A group of cyclists rode more than seven miles in and around Seymour without saying a single word the whole time.

In its fifth year locally, the Ride of Silence honors cyclists who have been injured or killed while riding their bikes on public roadways.

The May 20 event took place worldwide and also serves as a way to raise awareness of cyclists’ rights to safely share the road with drivers.

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“That’s something a lot of people don’t realize,” said Bob Nicholson, who helped organize and lead this year’s ride with his wife, Pat. “We have just as much right to be on the road as anybody else.”

But too often, both motorists and cyclists don’t take the necessary precautions to ensure everyone’s safety, he added, whether it’s from driving too fast, not allowing enough room to pass or not using the appropriate hand signals when stopping or turning a bike.

The Nicholsons were filling in for their son, Matt Nicholson, owner of B2 Bikes & Boards in Seymour, who couldn’t attend because he was coaching his daughter’s softball team.

About 15 people, mostly local cyclists, showed up on the chilly, drizzly evening to participate in the slow-pace ride. They were escorted by Seymour police and fire departments and a hearse from Burkholder Funeral Chapel.

The hearse is a solemn reminder to riders and motorists of the lives lost in bicycle accidents each year.

Participants also refrain from talking during the ride to show honor and respect for fallen riders and to reflect on the importance of safety.

Seymour is one of four locations in Indiana to stage the Ride of Silence, Bob Nicholson said.

In 2003, Chris Phelan organized the inaugural ride in Dallas after endurance cyclist Larry Schwartz died when he was struck by the mirror of a passing bus.

The number of riders each year in Seymour’s Ride of Silence varies from about 40 the first year in 2011 to more than 50 in 2013 to just 11 last year, when riders made it through a storm complete with heavy rain and hail.

Among last year’s riders was a Scott County resident whose friend was killed while riding a bike, Pat Nicholson said. Several riders in this year’s event said they have had close calls or have been injured while riding. Those riders were given survivor ribbons. Some attached them to the handlebars of their bikes. Others displayed them on their shoes.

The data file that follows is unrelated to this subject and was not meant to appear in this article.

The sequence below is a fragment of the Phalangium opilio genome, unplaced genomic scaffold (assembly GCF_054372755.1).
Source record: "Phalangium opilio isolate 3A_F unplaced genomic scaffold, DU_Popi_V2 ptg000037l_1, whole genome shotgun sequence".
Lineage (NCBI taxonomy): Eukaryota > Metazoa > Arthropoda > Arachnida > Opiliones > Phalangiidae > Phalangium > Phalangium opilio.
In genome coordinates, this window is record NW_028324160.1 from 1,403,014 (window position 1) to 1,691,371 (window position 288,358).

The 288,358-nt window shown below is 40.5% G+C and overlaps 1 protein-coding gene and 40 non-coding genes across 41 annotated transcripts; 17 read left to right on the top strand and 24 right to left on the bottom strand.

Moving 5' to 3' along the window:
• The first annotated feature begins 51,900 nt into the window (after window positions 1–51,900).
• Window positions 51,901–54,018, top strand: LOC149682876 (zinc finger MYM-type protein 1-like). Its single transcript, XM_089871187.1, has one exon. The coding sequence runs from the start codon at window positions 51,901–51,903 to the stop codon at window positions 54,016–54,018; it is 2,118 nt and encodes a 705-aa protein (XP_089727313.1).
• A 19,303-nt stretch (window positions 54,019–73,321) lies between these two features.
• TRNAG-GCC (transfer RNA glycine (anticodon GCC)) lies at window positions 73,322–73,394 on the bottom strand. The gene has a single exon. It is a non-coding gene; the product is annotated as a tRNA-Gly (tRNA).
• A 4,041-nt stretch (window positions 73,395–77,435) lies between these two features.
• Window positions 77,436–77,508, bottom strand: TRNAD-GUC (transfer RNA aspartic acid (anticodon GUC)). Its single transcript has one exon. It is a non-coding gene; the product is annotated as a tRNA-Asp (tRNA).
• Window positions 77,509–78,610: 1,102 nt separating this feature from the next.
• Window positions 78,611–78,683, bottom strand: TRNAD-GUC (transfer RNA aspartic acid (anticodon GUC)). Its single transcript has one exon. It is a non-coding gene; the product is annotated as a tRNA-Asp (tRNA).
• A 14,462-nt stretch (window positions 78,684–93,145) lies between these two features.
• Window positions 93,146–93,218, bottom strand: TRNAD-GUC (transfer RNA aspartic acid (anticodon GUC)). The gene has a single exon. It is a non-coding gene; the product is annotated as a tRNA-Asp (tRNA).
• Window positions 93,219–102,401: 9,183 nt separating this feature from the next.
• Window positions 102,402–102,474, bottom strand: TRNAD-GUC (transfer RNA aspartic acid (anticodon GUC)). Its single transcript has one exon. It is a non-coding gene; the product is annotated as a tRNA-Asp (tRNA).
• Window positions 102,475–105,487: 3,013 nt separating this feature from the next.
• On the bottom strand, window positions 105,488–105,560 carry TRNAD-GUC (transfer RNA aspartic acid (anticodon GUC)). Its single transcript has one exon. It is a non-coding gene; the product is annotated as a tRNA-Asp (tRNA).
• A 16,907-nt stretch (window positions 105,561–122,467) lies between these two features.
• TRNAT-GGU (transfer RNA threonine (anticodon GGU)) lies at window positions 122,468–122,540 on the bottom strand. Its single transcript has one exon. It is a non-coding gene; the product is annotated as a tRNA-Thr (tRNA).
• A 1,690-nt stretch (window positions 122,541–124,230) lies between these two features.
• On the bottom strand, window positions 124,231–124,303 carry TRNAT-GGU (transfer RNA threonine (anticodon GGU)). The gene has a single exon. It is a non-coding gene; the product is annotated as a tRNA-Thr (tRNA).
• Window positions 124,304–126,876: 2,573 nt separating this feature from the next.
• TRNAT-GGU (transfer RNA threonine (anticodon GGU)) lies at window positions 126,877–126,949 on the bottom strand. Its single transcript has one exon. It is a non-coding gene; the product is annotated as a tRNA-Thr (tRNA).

Steve Plasse of Crothersville and his 9-year-old son, Elijah, showed up for the ride. It was Elijah’s first time to be in the Ride of Silence, while it was his dad’s fourth.

“He asked me, and I just thought well, I’ll do it, because I’ve never done it before,” Elijah said.

They enjoy cycling to Elijah’s baseball practices and games together or just around the block, Steve Plasse said.

“And I commute to work every day at Austin High School on my bike,” he added.

Plasse said he has twice been hit by a car while riding his bike.

“It puts your heart up in your throat,” he said of being in the Ride of Silence. “Following the hearse, seeing the ribbons and knowing that riders have died. It’s a kind of quiet activism.”

Plasse said he was lucky his injuries weren’t worse and that they didn’t keep him from getting back on his bike. But he still worries about it, he said.

Vicki and Steve Otto of Seymour are avid cyclists and can often be seen riding around town together on a tandem bicycle.

Although riding is good exercise and fun to do, Vicki Otto said the Ride of Silence has a different purpose.

“We want to remember those we have lost in bicycle accidents with cars,” she said.

To make a visual reminder of the importance of remaining silent, Vicki Otto placed tape over her mouth.

Pastor Mike Seaney of Trinity United Methodist Church prayed over the group before the ride began.

“We pray that in this day we are making a statement,” he said. “That others need to watch, offer consideration and kindness to those who are riding around in our communities.”

Stacy Mead of Seymour said she loves riding her bicycle and being a part of the Ride of Silence helps her be more involved. Although it can be difficult to refrain from talking, she said, the silence is significant.

“It gives me an opportunity to think about how thankful I am that I haven’t been in an accident,” she said.

Mike Haley from Michigan was in town and stopped by B2 Bikes and Boards to ask about the ride. He has participated in Ride of Silence events in other states over the past seven years.

Haley said he does it in honor of his sister, who has brain damage from an injury she suffered in a bicycle accident.

“This is a small but dedicated group,” Haley said of the Seymour riders. “But I’m honored to ride with them.”

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